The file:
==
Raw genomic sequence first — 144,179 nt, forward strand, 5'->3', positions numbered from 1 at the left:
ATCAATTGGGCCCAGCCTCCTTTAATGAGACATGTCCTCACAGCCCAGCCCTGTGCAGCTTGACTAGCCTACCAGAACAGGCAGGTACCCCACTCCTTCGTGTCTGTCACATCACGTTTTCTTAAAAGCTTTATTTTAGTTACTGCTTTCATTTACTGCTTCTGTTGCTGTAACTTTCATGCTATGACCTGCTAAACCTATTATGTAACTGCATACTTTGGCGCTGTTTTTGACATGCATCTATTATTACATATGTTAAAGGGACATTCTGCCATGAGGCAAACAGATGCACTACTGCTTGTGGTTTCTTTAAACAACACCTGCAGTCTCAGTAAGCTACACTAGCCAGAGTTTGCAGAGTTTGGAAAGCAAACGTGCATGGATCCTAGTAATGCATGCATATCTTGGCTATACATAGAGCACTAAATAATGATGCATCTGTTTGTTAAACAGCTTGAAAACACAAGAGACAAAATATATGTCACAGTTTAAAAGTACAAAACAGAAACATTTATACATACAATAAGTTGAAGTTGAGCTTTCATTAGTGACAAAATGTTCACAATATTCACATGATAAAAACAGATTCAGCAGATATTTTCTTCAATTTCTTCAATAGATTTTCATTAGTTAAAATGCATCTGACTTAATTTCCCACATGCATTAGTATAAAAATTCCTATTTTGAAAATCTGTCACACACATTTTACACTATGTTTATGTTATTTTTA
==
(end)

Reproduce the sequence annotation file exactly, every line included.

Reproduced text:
Raw genomic sequence first — 144,179 nt, forward strand, 5'->3', positions numbered from 1 at the left:
ATCAATTGGGCCCAGCCTCCTTTAATGAGACATGTCCTCACAGCCCAGCCCTGTGCAGCTTGACTAGCCTACCAGAACAGGCAGGTACCCCACTCCTTCGTGTCTGTCACATCACGTTTTCTTAAAAGCTTTATTTTAGTTACTGCTTTCATTTACTGCTTCTGTTGCTGTAACTTTCATGCTATGACCTGCTAAACCTATTATGTAACTGCATACTTTGGCGCTGTTTTTGACATGCATCTATTATTACATATGTTAAAGGGACATTCTGCCATGAGGCAAACAGATGCACTACTGCTTGTGGTTTCTTTAAACAACACCTGCAGTCTCAGTAAGCTACACTAGCCAGAGTTTGCAGAGTTTGGAAAGCAAACGTGCATGGATCCTAGTAATGCATGCATATCTTGGCTATACATAGAGCACTAAATAATGATGCATCTGTTTGTTAAACAGCTTGAAAACACAAGAGACAAAATATATGTCACAGTTTAAAAGTACAAAACAGAAACATTTATACATACAATAAGTTGAAGTTGAGCTTTCATTAGTGACAAAATGTTCACAATATTCACATGATAAAAACAGATTCAGCAGATATTTTCTTCAATTTCTTCAATAGATTTTCATTAGTTAAAATGCATCTGACTTAATTTCCCACATGCATTAGTATAAAAATTCCTATTTTGAAAATCTGTCACACACATTTTACACTATGTTTATGTTATTTTTA